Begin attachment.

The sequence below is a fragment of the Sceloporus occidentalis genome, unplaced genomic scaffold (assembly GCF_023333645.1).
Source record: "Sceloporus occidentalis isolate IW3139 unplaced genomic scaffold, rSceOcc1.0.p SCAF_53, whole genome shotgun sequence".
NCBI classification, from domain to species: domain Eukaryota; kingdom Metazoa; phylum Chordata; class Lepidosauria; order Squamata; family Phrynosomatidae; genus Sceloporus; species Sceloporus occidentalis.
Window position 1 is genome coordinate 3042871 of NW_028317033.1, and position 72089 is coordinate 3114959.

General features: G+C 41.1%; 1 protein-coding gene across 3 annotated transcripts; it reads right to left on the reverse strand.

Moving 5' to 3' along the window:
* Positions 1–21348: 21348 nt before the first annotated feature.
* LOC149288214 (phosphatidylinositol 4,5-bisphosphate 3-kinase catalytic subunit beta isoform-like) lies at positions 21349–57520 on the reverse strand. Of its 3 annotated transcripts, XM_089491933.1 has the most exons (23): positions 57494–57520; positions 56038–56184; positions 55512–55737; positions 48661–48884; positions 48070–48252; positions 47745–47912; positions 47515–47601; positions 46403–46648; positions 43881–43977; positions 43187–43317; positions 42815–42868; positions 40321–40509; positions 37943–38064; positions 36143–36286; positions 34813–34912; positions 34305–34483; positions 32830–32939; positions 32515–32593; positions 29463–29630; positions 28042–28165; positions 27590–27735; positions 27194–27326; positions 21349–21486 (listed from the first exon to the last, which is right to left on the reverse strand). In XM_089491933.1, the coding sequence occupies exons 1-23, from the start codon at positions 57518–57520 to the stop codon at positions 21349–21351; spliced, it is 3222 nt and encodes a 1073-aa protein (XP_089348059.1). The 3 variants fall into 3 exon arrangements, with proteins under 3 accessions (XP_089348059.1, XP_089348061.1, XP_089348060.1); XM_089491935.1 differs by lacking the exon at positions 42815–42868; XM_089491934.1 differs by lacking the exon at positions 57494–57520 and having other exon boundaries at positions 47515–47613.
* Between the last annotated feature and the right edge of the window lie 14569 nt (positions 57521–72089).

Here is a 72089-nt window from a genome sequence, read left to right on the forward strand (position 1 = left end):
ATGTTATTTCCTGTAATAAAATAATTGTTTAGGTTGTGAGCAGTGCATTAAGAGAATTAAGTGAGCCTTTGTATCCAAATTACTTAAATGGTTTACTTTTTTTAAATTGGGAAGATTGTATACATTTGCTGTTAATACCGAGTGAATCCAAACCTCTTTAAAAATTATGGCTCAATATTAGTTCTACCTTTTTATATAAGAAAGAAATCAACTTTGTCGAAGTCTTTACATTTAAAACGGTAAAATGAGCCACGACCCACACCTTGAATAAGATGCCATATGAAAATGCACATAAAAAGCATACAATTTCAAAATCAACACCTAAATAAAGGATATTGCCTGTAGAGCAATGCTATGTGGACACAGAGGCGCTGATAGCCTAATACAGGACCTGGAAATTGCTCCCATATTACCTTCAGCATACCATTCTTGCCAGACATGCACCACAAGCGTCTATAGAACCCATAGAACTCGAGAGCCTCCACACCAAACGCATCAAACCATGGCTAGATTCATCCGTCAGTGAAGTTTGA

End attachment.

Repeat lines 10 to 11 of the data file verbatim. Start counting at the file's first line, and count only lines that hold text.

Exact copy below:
Here is a 72089-nt window from a genome sequence, read left to right on the forward strand (position 1 = left end):
ATGTTATTTCCTGTAATAAAATAATTGTTTAGGTTGTGAGCAGTGCATTAAGAGAATTAAGTGAGCCTTTGTATCCAAATTACTTAAATGGTTTACTTTTTTTAAATTGGGAAGATTGTATACATTTGCTGTTAATACCGAGTGAATCCAAACCTCTTTAAAAATTATGGCTCAATATTAGTTCTACCTTTTTATATAAGAAAGAAATCAACTTTGTCGAAGTCTTTACATTTAAAACGGTAAAATGAGCCACGACCCACACCTTGAATAAGATGCCATATGAAAATGCACATAAAAAGCATACAATTTCAAAATCAACACCTAAATAAAGGATATTGCCTGTAGAGCAATGCTATGTGGACACAGAGGCGCTGATAGCCTAATACAGGACCTGGAAATTGCTCCCATATTACCTTCAGCATACCATTCTTGCCAGACATGCACCACAAGCGTCTATAGAACCCATAGAACTCGAGAGCCTCCACACCAAACGCATCAAACCATGGCTAGATTCATCCGTCAGTGAAGTTTGA